Highs: Corvette Z06 engine, Corvette performance, solid value—really. Lows: Limited outward visibility, quality of Camaro interior doesn't rise to this price point. Verdict: The mightiest Camaro lords it over the muscle-car octagon.

What's New for 2019?

The mighty Camaro ZL1 receives minor updates for 2019. Mercifully, it doesn't add the new ugly mug found on lesser V-8 models. However, its rear end does adopt fresh taillights and a revised bumper. The interior has improved wireless charging and updated ambient lighting with extra color options. The standard touchscreen now supports the company's Infotainment 3 software, with a more intuitive interface and increased personalization options. The other changes include a higher definition backup camera, an enhanced performance data recorder, and a newly standard forward-collision warning.

Chevrolet Camaro ZL1 Pricing and Which One to Buy

  • ZL1 coupe: $64,195
  • ZL1 convertible: $70,195

The 650-hp muscle machine comes in just one way, requiring buyers only to choose coupe or convertible, six-speed manual or 10-speed automatic transmission, and basic options. There is also the coupe-only 1LE package, which adds wild aerodynamic enhancements, semi-slick tires, and special suspension components that give it a stiff ride and greatly reduce the ZL1's everyday drivability. Unless you plan on spending considerable time on a racetrack, we'd suggest sticking with the basic ZL1 with the standard six-speed manual transmission. Pick your color and revel in your excellent decision.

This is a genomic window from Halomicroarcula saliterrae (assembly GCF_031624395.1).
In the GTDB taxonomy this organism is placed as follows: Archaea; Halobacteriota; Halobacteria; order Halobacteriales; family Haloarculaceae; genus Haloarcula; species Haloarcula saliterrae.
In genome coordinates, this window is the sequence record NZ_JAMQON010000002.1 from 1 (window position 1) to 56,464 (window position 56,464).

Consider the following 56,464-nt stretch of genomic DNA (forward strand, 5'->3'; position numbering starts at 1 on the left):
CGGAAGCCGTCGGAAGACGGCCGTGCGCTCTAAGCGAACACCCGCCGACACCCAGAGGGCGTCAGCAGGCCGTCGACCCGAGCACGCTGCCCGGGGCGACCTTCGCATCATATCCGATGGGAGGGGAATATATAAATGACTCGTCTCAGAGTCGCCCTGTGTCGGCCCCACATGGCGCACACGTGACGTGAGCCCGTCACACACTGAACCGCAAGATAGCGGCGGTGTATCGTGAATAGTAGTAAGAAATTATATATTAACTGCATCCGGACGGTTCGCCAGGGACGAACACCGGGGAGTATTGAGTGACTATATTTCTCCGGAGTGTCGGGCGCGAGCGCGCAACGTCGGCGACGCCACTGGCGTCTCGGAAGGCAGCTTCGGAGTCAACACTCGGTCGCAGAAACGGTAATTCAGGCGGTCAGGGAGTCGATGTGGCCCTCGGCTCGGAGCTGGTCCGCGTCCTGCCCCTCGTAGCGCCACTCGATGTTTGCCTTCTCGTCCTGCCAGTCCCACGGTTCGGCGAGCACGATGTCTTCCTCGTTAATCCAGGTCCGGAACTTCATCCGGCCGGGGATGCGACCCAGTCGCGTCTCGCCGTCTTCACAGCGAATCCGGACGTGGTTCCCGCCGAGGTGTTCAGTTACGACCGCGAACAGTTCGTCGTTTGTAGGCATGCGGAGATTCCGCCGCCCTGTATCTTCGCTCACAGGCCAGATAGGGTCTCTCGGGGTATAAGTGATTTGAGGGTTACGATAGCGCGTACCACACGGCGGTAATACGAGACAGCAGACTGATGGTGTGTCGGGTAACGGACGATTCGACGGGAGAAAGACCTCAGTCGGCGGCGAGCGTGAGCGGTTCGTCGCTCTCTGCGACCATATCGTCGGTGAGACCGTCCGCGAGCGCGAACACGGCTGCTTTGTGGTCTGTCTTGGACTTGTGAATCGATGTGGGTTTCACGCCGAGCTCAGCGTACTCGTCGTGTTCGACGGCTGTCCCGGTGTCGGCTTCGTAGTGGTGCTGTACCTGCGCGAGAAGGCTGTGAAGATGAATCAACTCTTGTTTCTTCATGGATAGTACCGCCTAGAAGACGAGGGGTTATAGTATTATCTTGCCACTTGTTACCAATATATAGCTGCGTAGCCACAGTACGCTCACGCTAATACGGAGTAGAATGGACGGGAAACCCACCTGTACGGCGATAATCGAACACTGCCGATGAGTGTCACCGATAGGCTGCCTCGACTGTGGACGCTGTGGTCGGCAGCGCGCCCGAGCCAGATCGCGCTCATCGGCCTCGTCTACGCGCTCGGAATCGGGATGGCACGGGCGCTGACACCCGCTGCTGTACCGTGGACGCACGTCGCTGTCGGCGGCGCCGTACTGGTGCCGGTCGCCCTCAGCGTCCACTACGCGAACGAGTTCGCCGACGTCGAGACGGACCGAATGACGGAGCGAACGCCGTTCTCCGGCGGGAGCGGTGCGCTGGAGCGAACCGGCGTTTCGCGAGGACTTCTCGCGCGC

Engine, Transmission, and Performance

Likes: It's quicker, grippier, and more badass than regular Camaros, one of the best performance coupes available regardless of price. Dislikes: The masochistic ZL1 1LE should be avoided for daily driving.

The Camaro's supercharged 6.2-liter V-8, borrowed from the pricier Chevrolet Corvette Z06, is a well-behaved and tractable beast that makes power all over the rev range and leaves black streaks all over the road. And as you'd expect, when stirred up, it leaves the sound of thunder echoing in its wake. Whether paired with the standard six-speed manual transmission or the available 10-speed automatic, the blown small-block V-8 lays down stupidly incredible performance figures. The fast-shifting automatic, as is common these days, results in quicker acceleration times than the stick, but either way the Camaro smokes its competition at the drag strip.